Tuesday, April 23, 2013

Internet Sales Coming To a State Near You

While we are all focused on the Boston Islamic Terrorist bombings (yes that's right, Islamic Terrorist), Harry Reid has been trying to push an internet sale tax bill through the Senate.

From the WSJ:

As early as Monday, the Senate will vote on a bill that was introduced only last Tuesday. The text of this legislation, which would fundamentally change interstate commerce, only became available on the Library of Congress website over the weekend.
For Senators curious about what they're voting on, it is the same flawed proposal that Mike Enzi (R., Wyo.) introduced in February. It has been repackaged to qualify for a Senate rule that allows Majority Leader Harry Reid to bypass committee debate and bring it straight to the floor.

Mr. Enzi's Marketplace Fairness Act discriminates against Internet-based businesses by imposing burdens that it does not apply to brick-and-mortar companies. For the first time, online merchants would be forced to collect sales taxes for all of America's estimated 9,600 state and local taxing authorities.  

Who's behind this rush to tax? Wal-Mart and other big retailers that can more easily absorb the costs of collection than can smaller competitors. 

That issue, however, is Wal-Mart is in every state in the union and operates brick and mortar store in those state and therefore are required to collect the sales tax for the state that they operate in and that you reside in.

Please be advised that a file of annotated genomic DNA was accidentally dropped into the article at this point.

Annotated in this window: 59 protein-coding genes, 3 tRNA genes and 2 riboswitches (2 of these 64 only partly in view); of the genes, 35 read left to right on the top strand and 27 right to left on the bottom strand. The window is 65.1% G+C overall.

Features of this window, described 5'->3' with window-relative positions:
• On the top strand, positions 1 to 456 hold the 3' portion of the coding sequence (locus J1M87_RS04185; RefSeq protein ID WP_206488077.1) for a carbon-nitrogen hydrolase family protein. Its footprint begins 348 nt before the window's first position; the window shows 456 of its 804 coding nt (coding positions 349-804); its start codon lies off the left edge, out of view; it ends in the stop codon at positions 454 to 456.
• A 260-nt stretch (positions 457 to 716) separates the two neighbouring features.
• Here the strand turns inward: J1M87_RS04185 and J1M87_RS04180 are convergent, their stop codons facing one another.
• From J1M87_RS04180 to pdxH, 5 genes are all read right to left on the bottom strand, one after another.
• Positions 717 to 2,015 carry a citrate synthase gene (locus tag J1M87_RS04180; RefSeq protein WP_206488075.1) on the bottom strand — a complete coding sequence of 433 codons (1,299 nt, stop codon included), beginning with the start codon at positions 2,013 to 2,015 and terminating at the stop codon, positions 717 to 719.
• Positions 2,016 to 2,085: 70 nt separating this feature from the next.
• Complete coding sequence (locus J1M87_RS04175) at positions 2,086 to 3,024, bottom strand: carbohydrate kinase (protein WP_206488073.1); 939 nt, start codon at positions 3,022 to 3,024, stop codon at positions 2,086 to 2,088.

Also supporting the bill is Internet giant Amazon, which coincidentally now sells its own tax compliance service to other merchants. Adding to the lobbying muscle are state and local governments. The politicians believe they'll collect tens of billions of dollars in taxes that are already owed by shoppers on remote sales but rarely paid.

 This rush to tax is an attempt to overturn the Supreme Court's 1992 decision in Quill v. North Dakota that forcing businesses to collect and remit taxes to jurisdictions where they have no physical presence was too big a burden. Though that ruling applied to catalogs in the pre-Internet age, it established an important principle of cross-state tax accountability.

And what does the White House say about this?:
Because these out-of-state companies are able to play by a different set of rules, this disparity undermines the ability of cities and States to invest in K-12 education, police and fire protection, access to affordable health care, and funding for roads and bridges. 

There's that word again, "Invest". Well obviously the White House has forgotten that funding for K-12 education and police and fire protection come from property taxes most of the time. Affordable health care has been rammed down our throats and paid for by working Americans from Obamacare (So they said) and roads and bridges are paid for by tolls and fuel taxation. So this is a lame, dumbass excuse.

Regardless of how you might feel about this, there is one thing to keep in mind.... That is, Article 1, Section 9 of the US Constitution, which states:

No Tax or Duty shall be laid on Articles exported from any State.

One may wonder that this only applies to the US Congress.
Well, if you consider that the SCOTUS as ruled many times on the 1st Amendment and the right to freedom of religion, as in their Lemon Test  ruling and that local and state government displaying of a nativity scenes, for example, as an establishment, by government, of religion, then it should apply here. In all essence, Congress has been interpreted to mean government at any level.

Lastly, some will argue that since you are in one state, the merchant is in another state, once you click submit, that sale commenced with in the boundaries of the state.
However, the transaction actually takes place on the sever and if that server is in another state for which the merchant has a brick & mortar, that's where the sale took place.

This is really a no brainer, and each and everyone of you should demand that Congress needs to standby Article 1; Sec 9 of the Constitution!

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